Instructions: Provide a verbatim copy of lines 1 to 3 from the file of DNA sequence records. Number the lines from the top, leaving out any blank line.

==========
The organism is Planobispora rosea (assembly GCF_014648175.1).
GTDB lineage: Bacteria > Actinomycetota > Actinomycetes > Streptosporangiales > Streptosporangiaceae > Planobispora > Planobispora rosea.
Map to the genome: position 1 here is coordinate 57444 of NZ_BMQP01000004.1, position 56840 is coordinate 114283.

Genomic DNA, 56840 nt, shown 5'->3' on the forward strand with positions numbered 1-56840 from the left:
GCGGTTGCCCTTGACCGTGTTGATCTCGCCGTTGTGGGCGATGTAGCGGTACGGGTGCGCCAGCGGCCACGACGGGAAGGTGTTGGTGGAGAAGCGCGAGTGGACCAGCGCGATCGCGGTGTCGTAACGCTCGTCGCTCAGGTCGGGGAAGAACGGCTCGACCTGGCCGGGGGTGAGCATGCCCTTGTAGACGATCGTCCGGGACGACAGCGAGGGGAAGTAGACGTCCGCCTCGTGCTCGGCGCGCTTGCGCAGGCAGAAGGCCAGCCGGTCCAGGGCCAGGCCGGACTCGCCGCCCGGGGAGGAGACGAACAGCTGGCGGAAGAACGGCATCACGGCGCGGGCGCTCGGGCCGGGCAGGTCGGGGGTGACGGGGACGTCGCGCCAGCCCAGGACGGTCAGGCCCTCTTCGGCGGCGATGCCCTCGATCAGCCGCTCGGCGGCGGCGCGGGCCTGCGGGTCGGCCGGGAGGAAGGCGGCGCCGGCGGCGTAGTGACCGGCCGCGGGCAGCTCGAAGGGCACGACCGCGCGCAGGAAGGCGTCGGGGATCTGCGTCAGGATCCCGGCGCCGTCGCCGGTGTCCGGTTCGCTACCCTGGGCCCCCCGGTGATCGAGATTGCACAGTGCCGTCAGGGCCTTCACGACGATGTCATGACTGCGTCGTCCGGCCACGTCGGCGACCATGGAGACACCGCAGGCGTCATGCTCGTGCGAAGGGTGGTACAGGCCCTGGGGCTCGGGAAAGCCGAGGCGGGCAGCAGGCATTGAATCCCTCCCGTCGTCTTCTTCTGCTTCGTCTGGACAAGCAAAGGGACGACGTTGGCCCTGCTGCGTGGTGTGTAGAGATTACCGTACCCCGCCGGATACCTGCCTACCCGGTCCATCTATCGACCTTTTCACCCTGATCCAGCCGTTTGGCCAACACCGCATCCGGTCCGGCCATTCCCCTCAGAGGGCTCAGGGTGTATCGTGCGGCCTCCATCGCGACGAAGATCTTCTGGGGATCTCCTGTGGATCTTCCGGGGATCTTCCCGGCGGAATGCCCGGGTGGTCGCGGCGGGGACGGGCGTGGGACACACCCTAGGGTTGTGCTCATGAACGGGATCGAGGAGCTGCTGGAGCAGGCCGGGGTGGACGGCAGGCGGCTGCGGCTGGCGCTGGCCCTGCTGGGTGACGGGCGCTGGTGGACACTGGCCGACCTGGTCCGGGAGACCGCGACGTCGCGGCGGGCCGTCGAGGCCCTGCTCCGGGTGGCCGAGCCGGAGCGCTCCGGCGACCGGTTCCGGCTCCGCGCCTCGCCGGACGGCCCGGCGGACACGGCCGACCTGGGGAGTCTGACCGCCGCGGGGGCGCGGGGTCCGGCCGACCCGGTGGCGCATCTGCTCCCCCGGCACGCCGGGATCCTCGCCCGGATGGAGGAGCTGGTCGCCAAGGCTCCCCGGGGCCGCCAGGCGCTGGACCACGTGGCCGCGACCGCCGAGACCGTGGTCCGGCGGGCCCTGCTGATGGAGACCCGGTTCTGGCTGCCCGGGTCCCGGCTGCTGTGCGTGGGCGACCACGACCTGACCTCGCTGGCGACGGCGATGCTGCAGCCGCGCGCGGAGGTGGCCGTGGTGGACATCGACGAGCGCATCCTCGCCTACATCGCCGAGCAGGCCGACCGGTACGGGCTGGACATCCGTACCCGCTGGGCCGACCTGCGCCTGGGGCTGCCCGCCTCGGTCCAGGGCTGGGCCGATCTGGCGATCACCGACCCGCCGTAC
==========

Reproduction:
The organism is Planobispora rosea (assembly GCF_014648175.1).
GTDB lineage: Bacteria > Actinomycetota > Actinomycetes > Streptosporangiales > Streptosporangiaceae > Planobispora > Planobispora rosea.
Map to the genome: position 1 here is coordinate 57444 of NZ_BMQP01000004.1, position 56840 is coordinate 114283.